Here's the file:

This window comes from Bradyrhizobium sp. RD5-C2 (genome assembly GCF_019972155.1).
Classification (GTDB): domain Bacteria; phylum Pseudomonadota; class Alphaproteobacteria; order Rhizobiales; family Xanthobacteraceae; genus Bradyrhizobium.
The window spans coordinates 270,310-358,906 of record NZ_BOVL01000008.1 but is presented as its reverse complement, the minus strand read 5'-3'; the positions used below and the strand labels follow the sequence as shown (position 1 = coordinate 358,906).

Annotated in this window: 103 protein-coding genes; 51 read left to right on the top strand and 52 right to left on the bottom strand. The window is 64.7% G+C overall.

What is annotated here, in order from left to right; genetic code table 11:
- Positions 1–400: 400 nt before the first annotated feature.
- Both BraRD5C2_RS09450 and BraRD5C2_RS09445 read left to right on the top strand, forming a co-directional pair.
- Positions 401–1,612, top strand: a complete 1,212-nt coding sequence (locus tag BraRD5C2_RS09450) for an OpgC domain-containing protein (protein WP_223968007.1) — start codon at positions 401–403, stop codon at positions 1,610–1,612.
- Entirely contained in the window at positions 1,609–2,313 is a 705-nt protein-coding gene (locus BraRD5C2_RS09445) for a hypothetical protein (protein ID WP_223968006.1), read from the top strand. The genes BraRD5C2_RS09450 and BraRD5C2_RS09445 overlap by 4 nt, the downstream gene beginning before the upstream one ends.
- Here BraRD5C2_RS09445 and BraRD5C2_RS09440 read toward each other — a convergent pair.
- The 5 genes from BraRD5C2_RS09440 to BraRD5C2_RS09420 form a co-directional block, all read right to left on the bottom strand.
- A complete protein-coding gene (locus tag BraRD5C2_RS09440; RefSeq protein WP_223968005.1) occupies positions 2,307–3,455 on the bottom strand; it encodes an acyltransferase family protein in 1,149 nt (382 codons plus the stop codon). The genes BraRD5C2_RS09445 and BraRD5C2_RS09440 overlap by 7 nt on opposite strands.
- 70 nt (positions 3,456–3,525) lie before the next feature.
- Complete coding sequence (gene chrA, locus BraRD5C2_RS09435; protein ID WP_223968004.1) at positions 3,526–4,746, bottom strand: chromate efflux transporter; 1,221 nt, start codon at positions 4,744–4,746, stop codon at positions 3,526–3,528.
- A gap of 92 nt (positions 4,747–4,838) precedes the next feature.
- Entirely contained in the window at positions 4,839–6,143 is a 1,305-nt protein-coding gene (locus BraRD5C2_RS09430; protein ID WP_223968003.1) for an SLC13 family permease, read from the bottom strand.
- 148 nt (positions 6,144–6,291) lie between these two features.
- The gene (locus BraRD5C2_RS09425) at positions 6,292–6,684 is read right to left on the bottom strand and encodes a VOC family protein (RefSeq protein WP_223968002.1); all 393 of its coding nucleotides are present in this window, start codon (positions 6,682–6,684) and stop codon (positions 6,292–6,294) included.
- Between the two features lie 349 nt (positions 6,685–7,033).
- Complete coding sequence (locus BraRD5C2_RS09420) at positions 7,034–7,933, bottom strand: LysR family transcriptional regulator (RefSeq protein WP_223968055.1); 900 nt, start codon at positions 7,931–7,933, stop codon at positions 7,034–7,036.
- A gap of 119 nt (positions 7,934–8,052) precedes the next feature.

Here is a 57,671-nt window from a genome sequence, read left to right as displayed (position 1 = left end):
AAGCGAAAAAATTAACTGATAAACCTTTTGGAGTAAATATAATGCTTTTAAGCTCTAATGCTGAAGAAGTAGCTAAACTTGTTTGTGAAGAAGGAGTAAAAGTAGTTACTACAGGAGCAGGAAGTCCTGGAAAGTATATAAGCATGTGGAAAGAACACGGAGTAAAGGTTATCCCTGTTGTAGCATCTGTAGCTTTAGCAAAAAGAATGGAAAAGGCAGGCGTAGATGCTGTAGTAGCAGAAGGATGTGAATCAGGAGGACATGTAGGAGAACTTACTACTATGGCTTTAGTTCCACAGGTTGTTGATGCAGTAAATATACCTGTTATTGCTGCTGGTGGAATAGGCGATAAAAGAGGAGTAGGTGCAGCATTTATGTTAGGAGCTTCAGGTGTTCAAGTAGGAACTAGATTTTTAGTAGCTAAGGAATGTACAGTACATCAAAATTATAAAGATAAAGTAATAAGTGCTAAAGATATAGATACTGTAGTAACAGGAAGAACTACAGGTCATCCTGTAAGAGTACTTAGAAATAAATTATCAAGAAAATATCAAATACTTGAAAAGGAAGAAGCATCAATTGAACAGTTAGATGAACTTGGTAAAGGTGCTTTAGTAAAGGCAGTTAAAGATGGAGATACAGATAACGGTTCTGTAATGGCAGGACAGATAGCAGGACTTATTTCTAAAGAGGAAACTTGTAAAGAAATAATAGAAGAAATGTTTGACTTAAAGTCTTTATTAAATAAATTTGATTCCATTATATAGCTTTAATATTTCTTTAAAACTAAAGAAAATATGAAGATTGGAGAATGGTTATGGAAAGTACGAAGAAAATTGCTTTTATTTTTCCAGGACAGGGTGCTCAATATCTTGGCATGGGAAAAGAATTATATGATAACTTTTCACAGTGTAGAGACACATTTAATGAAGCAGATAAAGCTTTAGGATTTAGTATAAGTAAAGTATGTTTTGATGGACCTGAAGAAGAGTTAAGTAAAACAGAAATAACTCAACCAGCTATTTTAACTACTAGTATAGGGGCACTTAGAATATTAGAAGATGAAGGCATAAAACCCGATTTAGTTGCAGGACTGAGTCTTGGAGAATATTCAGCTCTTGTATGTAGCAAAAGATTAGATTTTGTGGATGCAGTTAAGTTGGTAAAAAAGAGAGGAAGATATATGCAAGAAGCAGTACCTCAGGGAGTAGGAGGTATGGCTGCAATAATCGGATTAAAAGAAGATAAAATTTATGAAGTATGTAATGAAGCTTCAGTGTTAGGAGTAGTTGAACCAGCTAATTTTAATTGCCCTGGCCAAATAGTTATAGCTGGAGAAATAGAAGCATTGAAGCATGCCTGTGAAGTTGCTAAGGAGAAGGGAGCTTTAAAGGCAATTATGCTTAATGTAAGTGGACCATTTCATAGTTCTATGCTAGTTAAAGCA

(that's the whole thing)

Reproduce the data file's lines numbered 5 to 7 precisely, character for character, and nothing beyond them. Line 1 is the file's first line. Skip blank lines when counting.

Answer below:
What is annotated here, in order from left to right; genetic code table 11:
- Positions 1–400: 400 nt before the first annotated feature.
- Both BraRD5C2_RS09450 and BraRD5C2_RS09445 read left to right on the top strand, forming a co-directional pair.